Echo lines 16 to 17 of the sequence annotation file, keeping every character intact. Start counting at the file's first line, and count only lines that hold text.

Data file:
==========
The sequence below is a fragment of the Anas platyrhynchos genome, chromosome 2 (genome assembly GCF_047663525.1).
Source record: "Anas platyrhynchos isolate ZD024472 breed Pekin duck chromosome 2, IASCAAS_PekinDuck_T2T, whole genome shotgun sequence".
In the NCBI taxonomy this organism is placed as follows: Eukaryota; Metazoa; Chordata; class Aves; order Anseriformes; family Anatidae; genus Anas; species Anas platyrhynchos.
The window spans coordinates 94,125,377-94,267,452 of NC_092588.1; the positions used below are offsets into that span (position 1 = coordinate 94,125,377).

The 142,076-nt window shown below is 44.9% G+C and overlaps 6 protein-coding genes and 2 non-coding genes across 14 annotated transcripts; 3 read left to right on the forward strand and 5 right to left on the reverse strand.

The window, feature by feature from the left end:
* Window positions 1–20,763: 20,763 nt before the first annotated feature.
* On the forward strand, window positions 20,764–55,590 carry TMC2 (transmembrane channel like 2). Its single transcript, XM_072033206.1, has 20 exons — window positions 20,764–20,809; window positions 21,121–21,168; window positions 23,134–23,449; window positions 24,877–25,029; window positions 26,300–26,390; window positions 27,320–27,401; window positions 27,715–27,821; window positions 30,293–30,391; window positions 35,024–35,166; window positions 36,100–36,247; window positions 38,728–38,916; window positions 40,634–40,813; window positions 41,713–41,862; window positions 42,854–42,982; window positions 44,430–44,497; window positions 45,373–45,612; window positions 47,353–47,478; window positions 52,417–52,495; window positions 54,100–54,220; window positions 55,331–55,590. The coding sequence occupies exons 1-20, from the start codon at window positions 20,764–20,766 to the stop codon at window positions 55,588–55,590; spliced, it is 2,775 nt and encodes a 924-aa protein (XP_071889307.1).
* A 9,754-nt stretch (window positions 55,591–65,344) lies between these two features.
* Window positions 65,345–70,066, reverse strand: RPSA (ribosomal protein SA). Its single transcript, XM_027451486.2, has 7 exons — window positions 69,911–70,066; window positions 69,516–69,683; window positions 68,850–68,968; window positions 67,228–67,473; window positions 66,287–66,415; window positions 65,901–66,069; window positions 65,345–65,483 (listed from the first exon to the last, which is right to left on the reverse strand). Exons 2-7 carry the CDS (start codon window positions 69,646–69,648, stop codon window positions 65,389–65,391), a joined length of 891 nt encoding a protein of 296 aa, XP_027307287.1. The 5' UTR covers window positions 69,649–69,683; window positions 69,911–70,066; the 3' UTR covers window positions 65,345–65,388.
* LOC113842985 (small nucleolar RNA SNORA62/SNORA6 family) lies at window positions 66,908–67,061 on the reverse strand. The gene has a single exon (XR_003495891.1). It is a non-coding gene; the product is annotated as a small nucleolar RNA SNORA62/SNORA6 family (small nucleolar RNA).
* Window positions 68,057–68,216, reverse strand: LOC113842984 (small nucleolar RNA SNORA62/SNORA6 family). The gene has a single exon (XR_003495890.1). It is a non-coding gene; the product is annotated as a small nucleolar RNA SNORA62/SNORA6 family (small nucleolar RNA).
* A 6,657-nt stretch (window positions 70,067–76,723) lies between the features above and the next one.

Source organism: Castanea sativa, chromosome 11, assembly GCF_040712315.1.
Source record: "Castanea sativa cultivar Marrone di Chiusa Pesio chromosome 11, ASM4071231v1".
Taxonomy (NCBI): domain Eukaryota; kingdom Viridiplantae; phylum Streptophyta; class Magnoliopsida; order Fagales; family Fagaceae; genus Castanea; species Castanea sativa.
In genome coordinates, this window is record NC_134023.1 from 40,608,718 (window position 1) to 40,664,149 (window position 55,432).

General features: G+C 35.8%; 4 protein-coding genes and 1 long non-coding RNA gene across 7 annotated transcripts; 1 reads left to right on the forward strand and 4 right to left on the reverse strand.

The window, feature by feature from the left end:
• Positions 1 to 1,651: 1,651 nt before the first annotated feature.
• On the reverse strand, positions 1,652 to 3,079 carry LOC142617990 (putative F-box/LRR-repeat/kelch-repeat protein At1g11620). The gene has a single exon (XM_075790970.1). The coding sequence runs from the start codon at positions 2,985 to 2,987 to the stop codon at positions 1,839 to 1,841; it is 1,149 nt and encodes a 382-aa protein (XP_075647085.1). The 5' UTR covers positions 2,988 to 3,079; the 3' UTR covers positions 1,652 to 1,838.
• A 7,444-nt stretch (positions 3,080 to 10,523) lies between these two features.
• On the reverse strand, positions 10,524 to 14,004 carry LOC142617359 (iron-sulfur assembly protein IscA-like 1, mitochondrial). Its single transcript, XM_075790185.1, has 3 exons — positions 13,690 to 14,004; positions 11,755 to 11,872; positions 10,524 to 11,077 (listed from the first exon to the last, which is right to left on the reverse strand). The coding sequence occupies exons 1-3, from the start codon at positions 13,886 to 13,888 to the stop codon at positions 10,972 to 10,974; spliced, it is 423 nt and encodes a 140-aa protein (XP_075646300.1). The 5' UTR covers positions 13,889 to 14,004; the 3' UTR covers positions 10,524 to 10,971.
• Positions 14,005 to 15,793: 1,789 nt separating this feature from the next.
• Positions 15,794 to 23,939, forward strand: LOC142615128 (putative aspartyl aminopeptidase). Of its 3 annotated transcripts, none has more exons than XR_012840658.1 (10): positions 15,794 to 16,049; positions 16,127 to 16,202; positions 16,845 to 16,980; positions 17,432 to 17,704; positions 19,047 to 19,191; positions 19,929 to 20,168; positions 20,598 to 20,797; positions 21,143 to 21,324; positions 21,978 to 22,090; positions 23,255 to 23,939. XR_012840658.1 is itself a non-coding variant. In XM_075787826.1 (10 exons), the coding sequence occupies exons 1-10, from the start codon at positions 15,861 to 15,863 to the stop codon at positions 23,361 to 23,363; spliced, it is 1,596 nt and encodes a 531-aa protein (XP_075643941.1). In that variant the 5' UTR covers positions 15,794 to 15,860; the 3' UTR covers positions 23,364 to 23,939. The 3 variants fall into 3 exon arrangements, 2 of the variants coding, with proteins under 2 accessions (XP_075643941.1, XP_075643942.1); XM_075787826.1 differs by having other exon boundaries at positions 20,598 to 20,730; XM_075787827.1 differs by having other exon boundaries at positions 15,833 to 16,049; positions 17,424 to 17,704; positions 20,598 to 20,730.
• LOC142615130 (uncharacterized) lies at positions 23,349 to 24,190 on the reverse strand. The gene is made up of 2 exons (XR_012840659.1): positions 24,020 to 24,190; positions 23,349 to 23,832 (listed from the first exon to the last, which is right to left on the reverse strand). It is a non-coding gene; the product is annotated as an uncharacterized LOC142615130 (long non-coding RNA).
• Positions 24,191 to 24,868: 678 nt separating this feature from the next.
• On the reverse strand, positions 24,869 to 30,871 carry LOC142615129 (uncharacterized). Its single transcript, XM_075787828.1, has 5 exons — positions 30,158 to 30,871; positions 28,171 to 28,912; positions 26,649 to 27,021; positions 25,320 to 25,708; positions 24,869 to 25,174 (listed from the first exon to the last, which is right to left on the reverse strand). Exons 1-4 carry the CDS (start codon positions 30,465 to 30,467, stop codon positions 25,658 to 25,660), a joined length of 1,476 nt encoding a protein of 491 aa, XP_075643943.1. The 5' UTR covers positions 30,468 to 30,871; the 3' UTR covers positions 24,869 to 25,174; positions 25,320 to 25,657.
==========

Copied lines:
Taxonomy (NCBI): domain Eukaryota; kingdom Viridiplantae; phylum Streptophyta; class Magnoliopsida; order Fagales; family Fagaceae; genus Castanea; species Castanea sativa.
In genome coordinates, this window is record NC_134023.1 from 40,608,718 (window position 1) to 40,664,149 (window position 55,432).